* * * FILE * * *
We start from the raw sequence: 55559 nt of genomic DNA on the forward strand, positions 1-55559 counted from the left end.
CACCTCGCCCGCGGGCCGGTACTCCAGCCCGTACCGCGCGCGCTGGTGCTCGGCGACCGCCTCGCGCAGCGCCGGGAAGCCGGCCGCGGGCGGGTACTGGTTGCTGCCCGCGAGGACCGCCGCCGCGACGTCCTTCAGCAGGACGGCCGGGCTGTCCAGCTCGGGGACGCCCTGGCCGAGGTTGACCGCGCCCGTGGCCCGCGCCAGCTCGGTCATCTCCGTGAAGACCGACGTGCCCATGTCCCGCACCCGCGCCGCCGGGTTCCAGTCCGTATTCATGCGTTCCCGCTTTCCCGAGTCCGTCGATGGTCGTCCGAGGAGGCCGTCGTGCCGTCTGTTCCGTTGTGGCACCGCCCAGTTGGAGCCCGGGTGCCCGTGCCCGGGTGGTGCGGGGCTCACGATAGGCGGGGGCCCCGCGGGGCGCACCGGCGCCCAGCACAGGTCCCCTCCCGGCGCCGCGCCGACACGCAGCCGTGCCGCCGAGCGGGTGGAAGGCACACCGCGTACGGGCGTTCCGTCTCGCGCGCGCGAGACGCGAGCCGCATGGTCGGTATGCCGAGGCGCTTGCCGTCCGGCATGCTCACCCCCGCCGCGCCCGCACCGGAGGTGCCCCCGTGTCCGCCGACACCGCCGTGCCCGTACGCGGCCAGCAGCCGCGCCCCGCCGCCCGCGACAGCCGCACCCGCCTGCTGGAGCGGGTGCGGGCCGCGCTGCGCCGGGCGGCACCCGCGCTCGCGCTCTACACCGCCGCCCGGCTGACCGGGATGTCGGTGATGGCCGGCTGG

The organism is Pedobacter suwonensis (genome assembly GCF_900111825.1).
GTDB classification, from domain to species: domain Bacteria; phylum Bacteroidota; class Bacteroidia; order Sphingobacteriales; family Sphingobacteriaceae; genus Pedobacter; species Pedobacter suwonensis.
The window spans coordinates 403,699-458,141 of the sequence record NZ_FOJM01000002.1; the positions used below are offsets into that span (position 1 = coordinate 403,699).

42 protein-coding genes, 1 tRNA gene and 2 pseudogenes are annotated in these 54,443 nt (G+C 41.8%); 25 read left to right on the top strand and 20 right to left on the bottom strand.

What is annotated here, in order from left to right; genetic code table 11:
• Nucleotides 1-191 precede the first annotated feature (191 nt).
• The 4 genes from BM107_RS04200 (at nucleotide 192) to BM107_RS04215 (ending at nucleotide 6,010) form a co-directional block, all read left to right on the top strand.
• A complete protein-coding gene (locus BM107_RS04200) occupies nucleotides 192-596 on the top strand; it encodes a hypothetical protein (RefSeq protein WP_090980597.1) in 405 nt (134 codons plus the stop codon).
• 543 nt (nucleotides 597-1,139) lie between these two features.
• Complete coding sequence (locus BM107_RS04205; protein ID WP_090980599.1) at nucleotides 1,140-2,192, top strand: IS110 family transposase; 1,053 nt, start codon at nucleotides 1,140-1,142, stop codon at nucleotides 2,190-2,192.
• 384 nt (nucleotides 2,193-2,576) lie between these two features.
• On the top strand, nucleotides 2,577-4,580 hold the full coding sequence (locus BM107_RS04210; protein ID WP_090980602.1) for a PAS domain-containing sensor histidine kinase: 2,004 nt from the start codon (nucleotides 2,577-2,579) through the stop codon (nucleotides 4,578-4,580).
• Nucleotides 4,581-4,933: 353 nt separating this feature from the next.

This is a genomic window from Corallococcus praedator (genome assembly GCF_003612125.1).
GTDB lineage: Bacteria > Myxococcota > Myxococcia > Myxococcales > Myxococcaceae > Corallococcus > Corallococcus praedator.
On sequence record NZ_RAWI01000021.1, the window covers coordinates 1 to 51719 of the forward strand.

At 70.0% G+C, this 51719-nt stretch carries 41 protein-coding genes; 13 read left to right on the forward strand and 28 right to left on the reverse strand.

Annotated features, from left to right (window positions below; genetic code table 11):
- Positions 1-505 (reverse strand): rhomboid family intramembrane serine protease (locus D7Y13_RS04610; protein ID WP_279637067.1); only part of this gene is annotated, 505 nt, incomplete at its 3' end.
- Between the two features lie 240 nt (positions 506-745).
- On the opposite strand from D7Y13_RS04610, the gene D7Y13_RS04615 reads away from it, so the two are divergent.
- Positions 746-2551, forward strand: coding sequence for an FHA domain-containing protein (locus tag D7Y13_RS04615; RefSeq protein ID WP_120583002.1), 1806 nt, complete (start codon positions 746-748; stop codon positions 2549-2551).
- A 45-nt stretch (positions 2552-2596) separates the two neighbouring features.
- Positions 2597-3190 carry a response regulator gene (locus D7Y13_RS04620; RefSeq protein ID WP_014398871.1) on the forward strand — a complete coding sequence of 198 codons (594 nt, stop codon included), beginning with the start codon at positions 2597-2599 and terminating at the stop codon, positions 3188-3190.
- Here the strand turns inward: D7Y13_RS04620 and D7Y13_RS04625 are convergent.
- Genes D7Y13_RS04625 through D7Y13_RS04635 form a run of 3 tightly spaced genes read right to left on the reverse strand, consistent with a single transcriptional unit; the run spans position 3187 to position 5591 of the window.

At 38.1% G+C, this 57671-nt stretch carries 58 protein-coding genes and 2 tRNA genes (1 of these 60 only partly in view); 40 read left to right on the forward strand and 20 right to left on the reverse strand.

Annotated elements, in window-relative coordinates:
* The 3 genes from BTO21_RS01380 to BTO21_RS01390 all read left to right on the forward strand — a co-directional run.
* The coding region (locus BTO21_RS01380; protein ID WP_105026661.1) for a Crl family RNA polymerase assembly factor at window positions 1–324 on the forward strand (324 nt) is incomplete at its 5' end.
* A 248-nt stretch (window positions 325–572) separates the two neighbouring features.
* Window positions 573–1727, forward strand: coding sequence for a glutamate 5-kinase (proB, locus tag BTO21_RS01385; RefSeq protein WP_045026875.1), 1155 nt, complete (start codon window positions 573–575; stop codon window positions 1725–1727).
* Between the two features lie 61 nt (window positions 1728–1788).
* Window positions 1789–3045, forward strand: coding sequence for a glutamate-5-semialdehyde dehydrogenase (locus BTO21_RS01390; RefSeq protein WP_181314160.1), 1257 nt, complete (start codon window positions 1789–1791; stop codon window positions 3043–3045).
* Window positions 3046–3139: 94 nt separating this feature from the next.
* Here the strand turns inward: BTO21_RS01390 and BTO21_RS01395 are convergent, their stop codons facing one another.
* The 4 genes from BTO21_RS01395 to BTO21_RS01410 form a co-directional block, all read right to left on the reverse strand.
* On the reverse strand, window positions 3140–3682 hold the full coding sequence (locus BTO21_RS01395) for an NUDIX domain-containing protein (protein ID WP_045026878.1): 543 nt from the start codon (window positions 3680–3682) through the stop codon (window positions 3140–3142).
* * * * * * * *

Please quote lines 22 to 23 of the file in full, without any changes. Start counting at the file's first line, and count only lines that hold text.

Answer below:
- Between the two features lie 240 nt (positions 506-745).
- On the opposite strand from D7Y13_RS04610, the gene D7Y13_RS04615 reads away from it, so the two are divergent.